This is not the first time county officials have been concerned about Fairplay’s ability to respond to emergency calls.
In March 2009, the commissioners gave the fire company a week to accept the county’s offer to add a paid county staff member to the company during daytime hours because it failed to respond adequately to 13 of 22 calls in February 2009, according to Herald-Mail archives.
The fire company accepted that position from the county.
Lewis said that a person from the county’s special operations department worked at the Fairplay fire company for about two months, until Fairplay could improve its staffing.
The issue came up again when county officials reviewed Fairplay’s response to emergency calls at the end of 2011, and did a review of calls from Jan. 1 to May 31 this year, Lewis said Sunday.
Fairplay’s 26.3 percent failure rate during that five-month period represented almost 49 percent of the 90 failed responses throughout the county during that time period, according to the presentation document. The next- closest failure rate for a fire or ambulance company was 5.1 percent based on the failure to respond to seven of 137 service requests, according to the document.
Fairplay is not an ambulance company, so on medical calls it provides a first response, Lewis and Heller said. That first response consists of providing basic life-support skills such as CPR and bandaging, Lewis said.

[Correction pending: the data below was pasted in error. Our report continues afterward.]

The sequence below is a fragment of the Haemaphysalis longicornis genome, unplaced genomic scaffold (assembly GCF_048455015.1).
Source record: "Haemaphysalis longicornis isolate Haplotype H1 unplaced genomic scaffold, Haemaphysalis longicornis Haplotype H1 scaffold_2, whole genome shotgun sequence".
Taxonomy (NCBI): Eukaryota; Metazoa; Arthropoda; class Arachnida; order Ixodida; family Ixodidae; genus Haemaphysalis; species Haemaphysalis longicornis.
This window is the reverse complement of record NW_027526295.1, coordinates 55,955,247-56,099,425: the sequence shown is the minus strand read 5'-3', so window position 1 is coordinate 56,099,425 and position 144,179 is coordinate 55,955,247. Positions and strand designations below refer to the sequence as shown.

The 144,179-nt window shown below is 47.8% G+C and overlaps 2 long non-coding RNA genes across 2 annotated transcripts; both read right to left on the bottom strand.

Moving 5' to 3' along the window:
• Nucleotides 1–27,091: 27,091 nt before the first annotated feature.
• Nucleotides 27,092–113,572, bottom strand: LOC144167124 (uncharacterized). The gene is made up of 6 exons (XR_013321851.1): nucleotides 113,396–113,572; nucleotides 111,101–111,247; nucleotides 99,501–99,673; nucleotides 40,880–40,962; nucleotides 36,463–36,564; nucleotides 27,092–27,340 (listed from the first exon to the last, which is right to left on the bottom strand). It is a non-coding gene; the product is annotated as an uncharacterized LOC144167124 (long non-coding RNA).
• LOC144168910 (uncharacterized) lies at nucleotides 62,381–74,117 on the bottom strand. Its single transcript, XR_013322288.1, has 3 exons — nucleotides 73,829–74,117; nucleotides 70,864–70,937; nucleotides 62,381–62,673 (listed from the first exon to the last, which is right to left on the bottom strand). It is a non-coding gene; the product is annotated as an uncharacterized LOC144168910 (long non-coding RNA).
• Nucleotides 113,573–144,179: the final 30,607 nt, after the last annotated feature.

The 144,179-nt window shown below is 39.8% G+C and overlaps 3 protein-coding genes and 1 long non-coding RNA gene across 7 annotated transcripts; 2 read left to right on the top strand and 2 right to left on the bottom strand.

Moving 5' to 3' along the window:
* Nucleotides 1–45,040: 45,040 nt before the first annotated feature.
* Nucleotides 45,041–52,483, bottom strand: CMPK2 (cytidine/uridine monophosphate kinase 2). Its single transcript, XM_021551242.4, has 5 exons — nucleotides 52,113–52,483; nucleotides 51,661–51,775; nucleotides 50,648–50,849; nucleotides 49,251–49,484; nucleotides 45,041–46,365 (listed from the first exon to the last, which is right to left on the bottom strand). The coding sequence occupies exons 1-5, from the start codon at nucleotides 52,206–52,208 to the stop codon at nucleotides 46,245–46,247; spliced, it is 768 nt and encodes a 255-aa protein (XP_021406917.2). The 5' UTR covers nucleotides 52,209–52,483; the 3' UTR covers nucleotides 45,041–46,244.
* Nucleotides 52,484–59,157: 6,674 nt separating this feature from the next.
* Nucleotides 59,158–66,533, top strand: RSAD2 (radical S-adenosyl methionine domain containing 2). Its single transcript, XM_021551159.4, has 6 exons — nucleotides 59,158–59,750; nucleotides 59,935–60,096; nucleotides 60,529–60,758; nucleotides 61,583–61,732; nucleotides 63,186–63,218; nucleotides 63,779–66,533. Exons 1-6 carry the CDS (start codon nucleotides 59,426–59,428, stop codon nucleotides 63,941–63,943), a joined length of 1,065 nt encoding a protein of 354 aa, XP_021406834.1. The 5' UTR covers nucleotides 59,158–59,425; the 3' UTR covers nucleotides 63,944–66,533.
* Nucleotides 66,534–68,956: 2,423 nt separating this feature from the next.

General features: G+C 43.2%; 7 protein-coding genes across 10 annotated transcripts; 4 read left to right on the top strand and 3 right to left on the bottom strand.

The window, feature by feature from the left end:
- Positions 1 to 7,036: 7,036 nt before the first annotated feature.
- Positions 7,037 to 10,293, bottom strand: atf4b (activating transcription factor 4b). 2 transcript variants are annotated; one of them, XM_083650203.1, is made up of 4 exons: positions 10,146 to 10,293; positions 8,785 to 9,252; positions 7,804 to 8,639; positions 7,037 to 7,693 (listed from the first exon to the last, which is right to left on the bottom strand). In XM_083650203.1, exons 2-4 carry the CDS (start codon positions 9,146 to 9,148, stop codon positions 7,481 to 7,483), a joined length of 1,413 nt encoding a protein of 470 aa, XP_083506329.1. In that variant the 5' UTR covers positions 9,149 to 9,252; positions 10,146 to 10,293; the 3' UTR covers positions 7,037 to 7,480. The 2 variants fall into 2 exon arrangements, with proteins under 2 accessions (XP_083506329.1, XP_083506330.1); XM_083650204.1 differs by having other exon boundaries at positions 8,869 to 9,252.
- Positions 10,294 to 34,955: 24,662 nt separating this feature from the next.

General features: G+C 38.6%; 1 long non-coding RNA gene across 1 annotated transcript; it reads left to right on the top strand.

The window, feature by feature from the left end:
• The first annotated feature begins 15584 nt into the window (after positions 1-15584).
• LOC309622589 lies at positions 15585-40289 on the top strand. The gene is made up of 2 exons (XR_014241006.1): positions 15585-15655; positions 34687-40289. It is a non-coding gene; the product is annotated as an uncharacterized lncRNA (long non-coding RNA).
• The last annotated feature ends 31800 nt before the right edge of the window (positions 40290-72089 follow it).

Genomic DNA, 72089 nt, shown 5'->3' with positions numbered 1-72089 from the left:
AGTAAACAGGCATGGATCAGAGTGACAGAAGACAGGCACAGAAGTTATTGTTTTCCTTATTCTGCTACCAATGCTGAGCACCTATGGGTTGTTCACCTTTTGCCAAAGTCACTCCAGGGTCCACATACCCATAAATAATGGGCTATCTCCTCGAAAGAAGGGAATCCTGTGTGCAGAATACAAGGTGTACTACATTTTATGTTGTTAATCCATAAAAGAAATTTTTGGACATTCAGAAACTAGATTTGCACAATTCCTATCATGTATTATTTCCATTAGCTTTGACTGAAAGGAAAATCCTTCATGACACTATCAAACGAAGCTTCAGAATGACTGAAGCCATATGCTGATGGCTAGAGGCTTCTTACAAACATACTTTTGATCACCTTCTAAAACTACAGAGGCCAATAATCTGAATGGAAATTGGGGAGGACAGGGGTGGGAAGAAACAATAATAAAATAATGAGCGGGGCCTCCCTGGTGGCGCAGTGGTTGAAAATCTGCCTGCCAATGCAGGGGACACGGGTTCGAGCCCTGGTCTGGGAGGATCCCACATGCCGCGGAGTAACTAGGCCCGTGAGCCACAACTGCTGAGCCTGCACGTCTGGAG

Including some recent additions, Fairplay has 21 active members, Heller said. Of those 21, 13 have medical training, he said.
Fairplay Volunteer Fire Co.’s primary service area goes roughly from College Road to the north to Taylors Landing Road to the south, and from Downsville Pike to the west to the bridge at Devil’s Backbone Park to the east, Heller said. Fairplay’s primary territory includes the state prison complex south of Hagerstown, he said.
Fairplay is an unincorporated rural community south of Hagerstown.
Fixing the problem
Fairplay fire officials met with representatives of the fire association and county Division of Emergency Services, including Hill and Lewis, on July 23, officials said.
Heller said Fairplay officials were asked at that meeting if they had plans to provide career, or paid, staffing.
“We just told them we don’t have the funding right away,” Heller said.
“We didn’t know it was this bad,” Heller said of the recommendation for the commissioners to suspend Fairplay fire company’s operations.
Heller said money will be pulled from elsewhere in the fire company’s budget to cover the cost of paid personnel. Heller said he did not know yet how much the paid services would cost or what area of the budget would be cut to cover those expenses.
Clear Spring Volunteer Fire Department is going to aid Fairplay at first, providing personnel Fairplay can pay for daytime weekday coverage, Heller said. Meanwhile, Fairplay fire company will advertise for part-time professionals, he said.
Fairplay fire officials will need to hold more fundraisers to offset the additional cost, Heller said.